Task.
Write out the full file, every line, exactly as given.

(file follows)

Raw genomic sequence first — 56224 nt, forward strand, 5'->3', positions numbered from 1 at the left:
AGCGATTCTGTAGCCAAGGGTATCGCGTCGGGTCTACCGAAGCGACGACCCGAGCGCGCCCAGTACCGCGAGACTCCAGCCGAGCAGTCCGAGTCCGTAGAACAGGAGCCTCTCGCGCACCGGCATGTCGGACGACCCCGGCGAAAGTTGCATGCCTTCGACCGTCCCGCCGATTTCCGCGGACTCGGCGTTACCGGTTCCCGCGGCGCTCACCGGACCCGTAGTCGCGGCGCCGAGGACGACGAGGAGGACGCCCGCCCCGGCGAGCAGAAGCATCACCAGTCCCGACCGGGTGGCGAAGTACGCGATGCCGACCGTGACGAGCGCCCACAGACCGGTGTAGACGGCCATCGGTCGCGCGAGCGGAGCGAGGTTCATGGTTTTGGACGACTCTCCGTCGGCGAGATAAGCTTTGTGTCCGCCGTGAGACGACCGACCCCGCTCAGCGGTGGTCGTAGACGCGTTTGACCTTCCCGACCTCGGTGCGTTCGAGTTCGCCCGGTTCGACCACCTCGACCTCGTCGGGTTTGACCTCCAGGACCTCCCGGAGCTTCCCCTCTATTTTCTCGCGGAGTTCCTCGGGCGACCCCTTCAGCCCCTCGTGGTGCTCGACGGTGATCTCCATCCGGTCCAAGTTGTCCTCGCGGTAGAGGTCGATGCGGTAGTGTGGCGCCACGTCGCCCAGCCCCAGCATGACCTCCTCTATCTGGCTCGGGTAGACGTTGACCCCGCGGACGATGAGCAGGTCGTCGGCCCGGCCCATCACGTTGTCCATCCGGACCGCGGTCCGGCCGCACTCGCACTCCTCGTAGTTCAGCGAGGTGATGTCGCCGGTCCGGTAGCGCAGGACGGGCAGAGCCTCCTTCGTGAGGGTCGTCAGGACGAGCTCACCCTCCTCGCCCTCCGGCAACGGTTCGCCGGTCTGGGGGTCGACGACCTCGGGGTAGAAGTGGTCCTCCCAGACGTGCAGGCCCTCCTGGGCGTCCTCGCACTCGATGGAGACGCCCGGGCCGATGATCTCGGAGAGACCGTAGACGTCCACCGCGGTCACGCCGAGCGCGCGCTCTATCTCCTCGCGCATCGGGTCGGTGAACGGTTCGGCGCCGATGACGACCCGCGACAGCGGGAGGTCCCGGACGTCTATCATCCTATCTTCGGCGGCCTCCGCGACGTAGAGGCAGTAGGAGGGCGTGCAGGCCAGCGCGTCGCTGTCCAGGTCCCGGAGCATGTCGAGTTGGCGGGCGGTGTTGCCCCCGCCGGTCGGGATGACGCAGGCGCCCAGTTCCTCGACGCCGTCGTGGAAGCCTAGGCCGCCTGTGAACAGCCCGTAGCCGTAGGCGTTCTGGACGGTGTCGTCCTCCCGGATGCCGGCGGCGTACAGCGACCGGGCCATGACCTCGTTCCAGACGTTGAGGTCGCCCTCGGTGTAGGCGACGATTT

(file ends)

Raw genomic sequence first — 56224 nt, forward strand, 5'->3', positions numbered from 1 at the left:
AGCGATTCTGTAGCCAAGGGTATCGCGTCGGGTCTACCGAAGCGACGACCCGAGCGCGCCCAGTACCGCGAGACTCCAGCCGAGCAGTCCGAGTCCGTAGAACAGGAGCCTCTCGCGCACCGGCATGTCGGACGACCCCGGCGAAAGTTGCATGCCTTCGACCGTCCCGCCGATTTCCGCGGACTCGGCGTTACCGGTTCCCGCGGCGCTCACCGGACCCGTAGTCGCGGCGCCGAGGACGACGAGGAGGACGCCCGCCCCGGCGAGCAGAAGCATCACCAGTCCCGACCGGGTGGCGAAGTACGCGATGCCGACCGTGACGAGCGCCCACAGACCGGTGTAGACGGCCATCGGTCGCGCGAGCGGAGCGAGGTTCATGGTTTTGGACGACTCTCCGTCGGCGAGATAAGCTTTGTGTCCGCCGTGAGACGACCGACCCCGCTCAGCGGTGGTCGTAGACGCGTTTGACCTTCCCGACCTCGGTGCGTTCGAGTTCGCCCGGTTCGACCACCTCGACCTCGTCGGGTTTGACCTCCAGGACCTCCCGGAGCTTCCCCTCTATTTTCTCGCGGAGTTCCTCGGGCGACCCCTTCAGCCCCTCGTGGTGCTCGACGGTGATCTCCATCCGGTCCAAGTTGTCCTCGCGGTAGAGGTCGATGCGGTAGTGTGGCGCCACGTCGCCCAGCCCCAGCATGACCTCCTCTATCTGGCTCGGGTAGACGTTGACCCCGCGGACGATGAGCAGGTCGTCGGCCCGGCCCATCACGTTGTCCATCCGGACCGCGGTCCGGCCGCACTCGCACTCCTCGTAGTTCAGCGAGGTGATGTCGCCGGTCCGGTAGCGCAGGACGGGCAGAGCCTCCTTCGTGAGGGTCGTCAGGACGAGCTCACCCTCCTCGCCCTCCGGCAACGGTTCGCCGGTCTGGGGGTCGACGACCTCGGGGTAGAAGTGGTCCTCCCAGACGTGCAGGCCCTCCTGGGCGTCCTCGCACTCGATGGAGACGCCCGGGCCGATGATCTCGGAGAGACCGTAGACGTCCACCGCGGTCACGCCGAGCGCGCGCTCTATCTCCTCGCGCATCGGGTCGGTGAACGGTTCGGCGCCGATGACGACCCGCGACAGCGGGAGGTCCCGGACGTCTATCATCCTATCTTCGGCGGCCTCCGCGACGTAGAGGCAGTAGGAGGGCGTGCAGGCCAGCGCGTCGCTGTCCAGGTCCCGGAGCATGTCGAGTTGGCGGGCGGTGTTGCCCCCGCCGGTCGGGATGACGCAGGCGCCCAGTTCCTCGACGCCGTCGTGGAAGCCTAGGCCGCCTGTGAACAGCCCGTAGCCGTAGGCGTTCTGGACGGTGTCGTCCTCCCGGATGCCGGCGGCGTACAGCGACCGGGCCATGACCTCGTTCCAGACGTTGAGGTCGCCCTCGGTGTAGGCGACGATTT